10th Annual Francophone Film Festival to Take Place on Armstrong Campus Feb. 22-23
The community is encouraged to attend the 10th annual Francophone Film Festival Feb. 22-23 on the Georgia Southern University Armstrong Campus in Savannah.
The Armstrong French Club started this event in the spring of 2008 thanks to a grant provided by the French Embassy and the Tournées Festival, which aims to bring French cinema to American institutions.
“We read about the Tournées Festival grant over 10 years ago and wanted to spread our love for the French-speaking world: the different cultures, the different countries, the different accents,” said Director for the Office of International Programs and Services for the Armstrong Campus Dorothee Mertz-Weigel, Ph.D. “We wanted to make sure that people knew French was spoken outside of France, and that French speakers are on all five continents. We also wanted anyone who wanted to watch a more current French-speaking film to be able to do so, for free, because culture and the wish to travel to another country for the time of a film should be available to anyone, especially on a university campus.”
The festival will feature five films in French with English subtitles. This year, the films will be shown over the course of two days and include two matinees so students from local schools can attend.
“The festival has grown in the last 10 years and is an event that is now expected in the Savannah community,” said Mertz-Weigel. “It has been attended by past Armstrong presidents, by the Honorary Consul for France and Germany (Denis Blackburne), the French community of Savannah, as well as local French teachers and their students, among many others.”
The following films will be shown at the Ogeechee Theatre on the Armstrong Campus:
Thursday, Feb. 22
- “Ma Vie de Courgette” / “My Life as a Zucchini” | 1 p.m. (70 minutes)
Directed by Claude Barras, “Ma Vie de Courgette” swept last year’s European film festivals and was nominated for an Oscar for Best Animated Film. The poignant 2016 Swiss-French adult animated comedy-drama follows a police officer and a group of friends, as they help an orphan adjust to life at a foster home. The New York Times calls it “a bittersweet celebration of friendship and empathy.”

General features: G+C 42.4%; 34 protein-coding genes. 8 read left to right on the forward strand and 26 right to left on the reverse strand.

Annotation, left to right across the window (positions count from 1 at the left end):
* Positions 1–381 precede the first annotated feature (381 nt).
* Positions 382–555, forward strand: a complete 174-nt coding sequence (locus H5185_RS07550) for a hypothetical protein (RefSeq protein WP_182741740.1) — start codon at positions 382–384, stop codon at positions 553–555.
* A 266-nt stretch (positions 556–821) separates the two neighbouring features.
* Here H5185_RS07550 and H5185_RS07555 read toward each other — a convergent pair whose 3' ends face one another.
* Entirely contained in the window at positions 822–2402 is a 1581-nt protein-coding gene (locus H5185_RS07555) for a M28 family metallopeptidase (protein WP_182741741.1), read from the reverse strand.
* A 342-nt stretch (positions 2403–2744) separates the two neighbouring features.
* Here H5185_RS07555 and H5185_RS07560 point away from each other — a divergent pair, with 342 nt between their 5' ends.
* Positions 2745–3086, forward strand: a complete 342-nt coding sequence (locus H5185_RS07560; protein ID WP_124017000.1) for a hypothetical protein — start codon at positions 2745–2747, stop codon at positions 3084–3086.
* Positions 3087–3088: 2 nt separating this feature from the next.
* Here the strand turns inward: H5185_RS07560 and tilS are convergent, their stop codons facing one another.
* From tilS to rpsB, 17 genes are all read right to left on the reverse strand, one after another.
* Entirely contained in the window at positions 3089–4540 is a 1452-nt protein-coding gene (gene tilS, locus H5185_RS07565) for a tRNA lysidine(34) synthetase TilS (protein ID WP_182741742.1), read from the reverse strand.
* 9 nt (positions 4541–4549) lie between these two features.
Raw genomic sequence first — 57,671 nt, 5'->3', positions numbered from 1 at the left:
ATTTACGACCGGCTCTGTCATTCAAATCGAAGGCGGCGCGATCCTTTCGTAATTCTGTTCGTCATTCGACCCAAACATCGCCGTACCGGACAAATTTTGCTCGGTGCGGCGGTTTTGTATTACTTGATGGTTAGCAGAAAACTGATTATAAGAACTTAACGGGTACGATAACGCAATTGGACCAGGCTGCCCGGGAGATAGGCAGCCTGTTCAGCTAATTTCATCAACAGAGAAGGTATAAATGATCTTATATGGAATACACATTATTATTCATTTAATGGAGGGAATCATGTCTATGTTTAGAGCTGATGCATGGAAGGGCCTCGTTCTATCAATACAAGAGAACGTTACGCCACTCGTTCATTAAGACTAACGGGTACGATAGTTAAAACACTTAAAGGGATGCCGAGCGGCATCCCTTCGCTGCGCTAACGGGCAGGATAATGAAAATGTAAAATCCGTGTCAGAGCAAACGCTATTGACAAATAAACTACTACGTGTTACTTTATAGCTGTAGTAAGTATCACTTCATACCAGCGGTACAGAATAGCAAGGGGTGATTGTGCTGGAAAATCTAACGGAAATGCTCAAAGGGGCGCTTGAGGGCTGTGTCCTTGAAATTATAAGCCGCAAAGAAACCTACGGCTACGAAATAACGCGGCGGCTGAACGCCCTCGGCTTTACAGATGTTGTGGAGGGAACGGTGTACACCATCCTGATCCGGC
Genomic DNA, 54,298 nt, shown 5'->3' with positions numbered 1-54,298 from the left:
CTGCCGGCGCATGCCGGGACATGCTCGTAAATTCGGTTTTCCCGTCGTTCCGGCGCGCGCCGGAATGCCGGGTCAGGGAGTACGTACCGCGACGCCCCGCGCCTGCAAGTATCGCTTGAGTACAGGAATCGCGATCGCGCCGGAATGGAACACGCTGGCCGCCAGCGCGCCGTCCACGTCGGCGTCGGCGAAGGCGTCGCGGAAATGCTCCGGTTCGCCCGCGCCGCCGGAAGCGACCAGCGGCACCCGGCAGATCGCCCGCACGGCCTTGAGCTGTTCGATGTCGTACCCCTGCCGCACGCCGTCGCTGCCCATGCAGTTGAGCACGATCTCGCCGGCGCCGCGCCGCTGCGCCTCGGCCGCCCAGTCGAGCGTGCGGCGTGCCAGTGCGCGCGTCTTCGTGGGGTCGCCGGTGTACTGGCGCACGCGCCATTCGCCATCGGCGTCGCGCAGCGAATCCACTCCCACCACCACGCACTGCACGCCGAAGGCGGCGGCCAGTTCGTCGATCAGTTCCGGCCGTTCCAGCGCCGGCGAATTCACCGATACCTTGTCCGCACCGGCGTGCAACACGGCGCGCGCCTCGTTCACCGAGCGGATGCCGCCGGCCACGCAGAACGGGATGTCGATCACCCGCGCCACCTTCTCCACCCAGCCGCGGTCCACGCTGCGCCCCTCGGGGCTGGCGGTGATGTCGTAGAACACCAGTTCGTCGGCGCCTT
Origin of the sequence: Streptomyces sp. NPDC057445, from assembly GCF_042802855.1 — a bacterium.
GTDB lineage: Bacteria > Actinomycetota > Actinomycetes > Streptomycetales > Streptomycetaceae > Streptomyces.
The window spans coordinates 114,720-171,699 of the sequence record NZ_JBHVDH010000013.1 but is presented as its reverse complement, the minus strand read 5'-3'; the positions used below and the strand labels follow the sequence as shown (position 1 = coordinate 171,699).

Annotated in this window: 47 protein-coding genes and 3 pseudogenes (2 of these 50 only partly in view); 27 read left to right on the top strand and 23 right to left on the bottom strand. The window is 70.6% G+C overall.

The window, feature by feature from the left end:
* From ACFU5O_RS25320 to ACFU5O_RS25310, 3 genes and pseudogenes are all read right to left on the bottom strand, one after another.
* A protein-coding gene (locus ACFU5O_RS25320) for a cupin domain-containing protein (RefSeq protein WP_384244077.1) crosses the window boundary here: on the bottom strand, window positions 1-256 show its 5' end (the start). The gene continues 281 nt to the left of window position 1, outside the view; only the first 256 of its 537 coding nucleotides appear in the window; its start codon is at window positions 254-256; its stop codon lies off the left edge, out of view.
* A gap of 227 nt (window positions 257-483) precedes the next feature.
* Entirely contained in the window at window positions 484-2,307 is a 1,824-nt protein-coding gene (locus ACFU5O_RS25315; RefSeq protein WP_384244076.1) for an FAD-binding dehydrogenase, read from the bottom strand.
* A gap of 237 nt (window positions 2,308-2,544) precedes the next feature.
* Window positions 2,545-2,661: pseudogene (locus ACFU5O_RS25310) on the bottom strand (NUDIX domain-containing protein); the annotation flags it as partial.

- “Frontières” / “Borders” by Fabio Meira | 6 p.m. (90 minutes)
In this 2017 film, four women from different regions develop friendships during a bus journey across West Africa and face the universal challenge of being independent women.
Friday, Feb. 23
- “Un monstre à Paris” / “A Monster in Paris” | 10 a.m. (85 minutes)
This 3-D animated fantasy set in 1910 in Paris chronicles the adventures of Raoul and Emile after they accidentally let a monster loose from a scientist’s garden. This charming period comedy is directed by veteran animator Bibo Bergeron, who co-directed the DreamWorks features “Shark Tale” and “The Road to El Dorado,” and stars French actress Vanessa Paradis.
- “The Banane” / “The Big Banana” | 6 p.m. (85 minutes)
An expose on the poor working conditions on banana plantations amid corporate profits in Cameroon, “The Big Banana” was banned in the Central African nation following its release in 2011.
- “Louise en Hiver” / “Louise by the Shore” | 8 p.m. (75 minutes)
In this 2016 French animated drama, an elderly woman must find a way to survive at a seaside resort alone during a bad storm, confronting her memories and the harsh elements surrounding her. Nominated for Best Animated Feature Film at the European Film Awards, The Hollywood Reporter calls it “endearing” and “directed with hand-drawn affection” by Jean-François Laguionie.
The Armstrong French Club, the Department of Languages, Literature and Philosophy, the Office of International Education and the College of Liberal Arts are sponsoring the event. The event is free and open to the public.
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